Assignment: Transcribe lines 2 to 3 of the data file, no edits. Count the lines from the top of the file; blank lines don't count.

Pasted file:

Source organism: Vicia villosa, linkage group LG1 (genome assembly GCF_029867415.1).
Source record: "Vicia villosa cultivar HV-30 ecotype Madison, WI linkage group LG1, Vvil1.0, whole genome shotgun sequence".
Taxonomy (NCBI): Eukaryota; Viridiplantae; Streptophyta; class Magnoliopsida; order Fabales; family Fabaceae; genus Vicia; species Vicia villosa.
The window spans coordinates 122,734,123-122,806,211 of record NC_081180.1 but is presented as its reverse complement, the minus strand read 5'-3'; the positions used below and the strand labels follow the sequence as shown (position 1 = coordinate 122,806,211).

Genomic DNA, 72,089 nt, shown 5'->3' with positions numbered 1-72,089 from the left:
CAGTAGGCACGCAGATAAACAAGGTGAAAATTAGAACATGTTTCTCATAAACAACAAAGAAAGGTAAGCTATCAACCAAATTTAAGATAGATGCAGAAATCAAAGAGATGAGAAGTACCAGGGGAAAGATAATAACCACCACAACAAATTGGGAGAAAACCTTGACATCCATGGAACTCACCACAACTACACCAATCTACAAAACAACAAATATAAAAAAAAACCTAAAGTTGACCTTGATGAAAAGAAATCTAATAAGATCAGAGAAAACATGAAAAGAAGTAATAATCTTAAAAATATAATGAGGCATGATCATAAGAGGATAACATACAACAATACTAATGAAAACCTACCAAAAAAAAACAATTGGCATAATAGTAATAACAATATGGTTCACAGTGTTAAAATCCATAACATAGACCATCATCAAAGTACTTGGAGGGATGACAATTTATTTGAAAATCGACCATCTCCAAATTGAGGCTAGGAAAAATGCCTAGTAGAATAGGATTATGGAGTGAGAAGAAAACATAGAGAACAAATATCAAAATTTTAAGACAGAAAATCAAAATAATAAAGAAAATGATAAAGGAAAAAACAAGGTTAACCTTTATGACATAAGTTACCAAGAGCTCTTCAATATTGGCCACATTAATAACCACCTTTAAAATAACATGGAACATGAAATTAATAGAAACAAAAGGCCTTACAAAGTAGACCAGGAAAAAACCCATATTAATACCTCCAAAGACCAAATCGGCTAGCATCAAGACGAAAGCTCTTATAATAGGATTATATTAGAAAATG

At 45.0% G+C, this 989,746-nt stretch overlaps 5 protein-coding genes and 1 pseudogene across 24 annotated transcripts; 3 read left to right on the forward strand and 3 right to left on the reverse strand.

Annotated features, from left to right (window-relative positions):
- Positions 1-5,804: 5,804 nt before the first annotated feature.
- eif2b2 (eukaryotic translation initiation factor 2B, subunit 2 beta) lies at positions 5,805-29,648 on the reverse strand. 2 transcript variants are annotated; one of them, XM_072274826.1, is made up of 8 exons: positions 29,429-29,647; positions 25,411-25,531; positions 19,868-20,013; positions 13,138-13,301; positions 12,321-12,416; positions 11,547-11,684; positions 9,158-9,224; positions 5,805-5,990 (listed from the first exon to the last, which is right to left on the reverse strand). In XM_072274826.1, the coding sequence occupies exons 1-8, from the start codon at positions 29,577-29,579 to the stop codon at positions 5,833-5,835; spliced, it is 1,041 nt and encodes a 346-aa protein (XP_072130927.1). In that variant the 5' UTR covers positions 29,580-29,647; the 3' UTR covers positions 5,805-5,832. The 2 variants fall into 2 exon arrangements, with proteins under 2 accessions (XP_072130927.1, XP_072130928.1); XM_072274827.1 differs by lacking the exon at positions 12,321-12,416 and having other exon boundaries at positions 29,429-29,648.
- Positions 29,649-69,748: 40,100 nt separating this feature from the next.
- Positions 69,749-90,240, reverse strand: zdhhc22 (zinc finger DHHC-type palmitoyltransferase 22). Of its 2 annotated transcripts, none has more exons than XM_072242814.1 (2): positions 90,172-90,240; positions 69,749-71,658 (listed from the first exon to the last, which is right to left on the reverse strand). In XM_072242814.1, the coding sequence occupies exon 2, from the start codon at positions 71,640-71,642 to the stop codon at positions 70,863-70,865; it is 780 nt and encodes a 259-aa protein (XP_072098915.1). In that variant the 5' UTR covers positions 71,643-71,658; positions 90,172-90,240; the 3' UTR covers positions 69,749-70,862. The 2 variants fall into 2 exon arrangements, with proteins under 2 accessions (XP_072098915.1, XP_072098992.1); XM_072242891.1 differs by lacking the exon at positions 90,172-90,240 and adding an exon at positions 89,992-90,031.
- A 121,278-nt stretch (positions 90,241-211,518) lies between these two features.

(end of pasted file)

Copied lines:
Source record: "Vicia villosa cultivar HV-30 ecotype Madison, WI linkage group LG1, Vvil1.0, whole genome shotgun sequence".
Taxonomy (NCBI): Eukaryota; Viridiplantae; Streptophyta; class Magnoliopsida; order Fabales; family Fabaceae; genus Vicia; species Vicia villosa.